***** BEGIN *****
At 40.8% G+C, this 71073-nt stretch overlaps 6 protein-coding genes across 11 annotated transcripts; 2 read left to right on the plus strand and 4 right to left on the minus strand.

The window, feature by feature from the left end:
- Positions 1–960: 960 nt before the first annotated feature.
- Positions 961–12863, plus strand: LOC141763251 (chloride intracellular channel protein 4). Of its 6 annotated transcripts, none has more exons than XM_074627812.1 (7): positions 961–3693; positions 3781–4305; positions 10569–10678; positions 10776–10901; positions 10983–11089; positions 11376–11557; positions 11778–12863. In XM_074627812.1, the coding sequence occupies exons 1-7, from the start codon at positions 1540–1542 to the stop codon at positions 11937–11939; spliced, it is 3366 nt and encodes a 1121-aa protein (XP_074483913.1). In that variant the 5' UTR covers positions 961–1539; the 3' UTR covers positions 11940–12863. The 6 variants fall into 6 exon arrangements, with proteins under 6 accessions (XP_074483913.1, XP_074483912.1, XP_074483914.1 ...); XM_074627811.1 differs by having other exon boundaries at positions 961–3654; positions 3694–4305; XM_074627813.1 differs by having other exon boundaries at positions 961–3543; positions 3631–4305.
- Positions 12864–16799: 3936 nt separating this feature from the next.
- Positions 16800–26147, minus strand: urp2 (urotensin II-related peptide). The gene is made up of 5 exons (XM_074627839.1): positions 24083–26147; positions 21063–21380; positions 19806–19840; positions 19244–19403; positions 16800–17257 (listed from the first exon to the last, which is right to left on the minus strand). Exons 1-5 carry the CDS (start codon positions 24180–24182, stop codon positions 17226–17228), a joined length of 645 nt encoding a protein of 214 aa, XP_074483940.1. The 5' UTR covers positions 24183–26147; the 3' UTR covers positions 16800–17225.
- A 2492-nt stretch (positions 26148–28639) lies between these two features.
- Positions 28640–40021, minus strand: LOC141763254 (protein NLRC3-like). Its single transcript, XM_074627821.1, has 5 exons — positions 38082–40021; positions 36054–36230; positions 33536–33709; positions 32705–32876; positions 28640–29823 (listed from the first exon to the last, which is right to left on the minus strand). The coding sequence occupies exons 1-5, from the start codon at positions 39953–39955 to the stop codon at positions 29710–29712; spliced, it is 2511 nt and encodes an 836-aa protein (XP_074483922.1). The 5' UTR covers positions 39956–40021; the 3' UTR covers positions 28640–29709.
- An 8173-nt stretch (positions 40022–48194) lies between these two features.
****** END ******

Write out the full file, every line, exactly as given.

At 40.8% G+C, this 71073-nt stretch overlaps 6 protein-coding genes across 11 annotated transcripts; 2 read left to right on the plus strand and 4 right to left on the minus strand.

The window, feature by feature from the left end:
- Positions 1–960: 960 nt before the first annotated feature.
- Positions 961–12863, plus strand: LOC141763251 (chloride intracellular channel protein 4). Of its 6 annotated transcripts, none has more exons than XM_074627812.1 (7): positions 961–3693; positions 3781–4305; positions 10569–10678; positions 10776–10901; positions 10983–11089; positions 11376–11557; positions 11778–12863. In XM_074627812.1, the coding sequence occupies exons 1-7, from the start codon at positions 1540–1542 to the stop codon at positions 11937–11939; spliced, it is 3366 nt and encodes a 1121-aa protein (XP_074483913.1). In that variant the 5' UTR covers positions 961–1539; the 3' UTR covers positions 11940–12863. The 6 variants fall into 6 exon arrangements, with proteins under 6 accessions (XP_074483913.1, XP_074483912.1, XP_074483914.1 ...); XM_074627811.1 differs by having other exon boundaries at positions 961–3654; positions 3694–4305; XM_074627813.1 differs by having other exon boundaries at positions 961–3543; positions 3631–4305.
- Positions 12864–16799: 3936 nt separating this feature from the next.
- Positions 16800–26147, minus strand: urp2 (urotensin II-related peptide). The gene is made up of 5 exons (XM_074627839.1): positions 24083–26147; positions 21063–21380; positions 19806–19840; positions 19244–19403; positions 16800–17257 (listed from the first exon to the last, which is right to left on the minus strand). Exons 1-5 carry the CDS (start codon positions 24180–24182, stop codon positions 17226–17228), a joined length of 645 nt encoding a protein of 214 aa, XP_074483940.1. The 5' UTR covers positions 24183–26147; the 3' UTR covers positions 16800–17225.
- A 2492-nt stretch (positions 26148–28639) lies between these two features.
- Positions 28640–40021, minus strand: LOC141763254 (protein NLRC3-like). Its single transcript, XM_074627821.1, has 5 exons — positions 38082–40021; positions 36054–36230; positions 33536–33709; positions 32705–32876; positions 28640–29823 (listed from the first exon to the last, which is right to left on the minus strand). The coding sequence occupies exons 1-5, from the start codon at positions 39953–39955 to the stop codon at positions 29710–29712; spliced, it is 2511 nt and encodes an 836-aa protein (XP_074483922.1). The 5' UTR covers positions 39956–40021; the 3' UTR covers positions 28640–29709.
- An 8173-nt stretch (positions 40022–48194) lies between these two features.